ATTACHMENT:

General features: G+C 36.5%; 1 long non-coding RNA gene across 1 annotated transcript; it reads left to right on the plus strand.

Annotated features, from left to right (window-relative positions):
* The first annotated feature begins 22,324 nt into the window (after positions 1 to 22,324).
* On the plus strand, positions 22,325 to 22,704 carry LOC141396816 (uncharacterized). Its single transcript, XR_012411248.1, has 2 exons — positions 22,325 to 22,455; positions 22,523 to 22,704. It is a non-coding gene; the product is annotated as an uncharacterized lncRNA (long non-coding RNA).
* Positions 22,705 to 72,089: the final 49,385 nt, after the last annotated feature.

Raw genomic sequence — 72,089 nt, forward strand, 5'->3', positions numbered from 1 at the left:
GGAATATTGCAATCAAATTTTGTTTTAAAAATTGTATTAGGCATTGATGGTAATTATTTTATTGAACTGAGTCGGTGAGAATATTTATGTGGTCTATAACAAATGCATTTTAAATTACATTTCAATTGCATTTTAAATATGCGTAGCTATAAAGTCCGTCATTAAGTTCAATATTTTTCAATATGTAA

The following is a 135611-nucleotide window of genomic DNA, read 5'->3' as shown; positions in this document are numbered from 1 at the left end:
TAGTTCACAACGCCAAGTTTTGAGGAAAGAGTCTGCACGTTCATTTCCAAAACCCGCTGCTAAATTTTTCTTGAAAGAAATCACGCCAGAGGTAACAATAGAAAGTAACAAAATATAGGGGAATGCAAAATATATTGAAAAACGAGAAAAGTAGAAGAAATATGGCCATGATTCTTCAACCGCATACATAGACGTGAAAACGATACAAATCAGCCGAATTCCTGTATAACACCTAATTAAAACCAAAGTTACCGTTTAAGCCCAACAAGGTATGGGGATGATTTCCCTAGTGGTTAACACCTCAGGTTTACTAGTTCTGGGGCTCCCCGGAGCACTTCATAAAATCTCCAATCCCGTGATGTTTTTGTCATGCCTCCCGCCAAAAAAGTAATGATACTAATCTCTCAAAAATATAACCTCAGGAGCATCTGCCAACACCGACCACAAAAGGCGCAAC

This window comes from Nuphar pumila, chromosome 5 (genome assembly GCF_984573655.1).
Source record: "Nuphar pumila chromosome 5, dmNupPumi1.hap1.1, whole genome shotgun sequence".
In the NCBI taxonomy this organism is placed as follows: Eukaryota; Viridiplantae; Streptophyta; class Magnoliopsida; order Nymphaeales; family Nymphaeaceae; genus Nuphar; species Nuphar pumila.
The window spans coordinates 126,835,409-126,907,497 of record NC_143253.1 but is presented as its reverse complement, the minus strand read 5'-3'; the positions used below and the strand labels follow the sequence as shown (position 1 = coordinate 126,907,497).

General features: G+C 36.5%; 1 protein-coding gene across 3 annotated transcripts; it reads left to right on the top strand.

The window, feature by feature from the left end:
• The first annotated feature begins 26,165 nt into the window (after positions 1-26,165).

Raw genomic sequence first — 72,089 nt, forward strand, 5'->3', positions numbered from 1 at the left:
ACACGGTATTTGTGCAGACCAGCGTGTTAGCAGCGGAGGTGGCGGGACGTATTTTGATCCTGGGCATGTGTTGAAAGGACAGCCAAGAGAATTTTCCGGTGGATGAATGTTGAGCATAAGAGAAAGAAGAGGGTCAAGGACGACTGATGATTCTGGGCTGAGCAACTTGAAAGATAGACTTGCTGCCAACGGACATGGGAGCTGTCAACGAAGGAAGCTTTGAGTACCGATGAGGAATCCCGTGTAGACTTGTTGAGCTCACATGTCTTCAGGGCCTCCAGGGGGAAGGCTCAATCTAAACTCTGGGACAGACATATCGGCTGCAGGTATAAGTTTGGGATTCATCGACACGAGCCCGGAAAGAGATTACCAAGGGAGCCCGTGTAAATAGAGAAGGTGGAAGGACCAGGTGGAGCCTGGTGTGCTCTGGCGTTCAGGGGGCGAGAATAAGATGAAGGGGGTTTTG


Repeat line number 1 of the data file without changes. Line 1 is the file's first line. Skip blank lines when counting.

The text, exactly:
General features: G+C 36.5%; 1 long non-coding RNA gene across 1 annotated transcript; it reads left to right on the plus strand.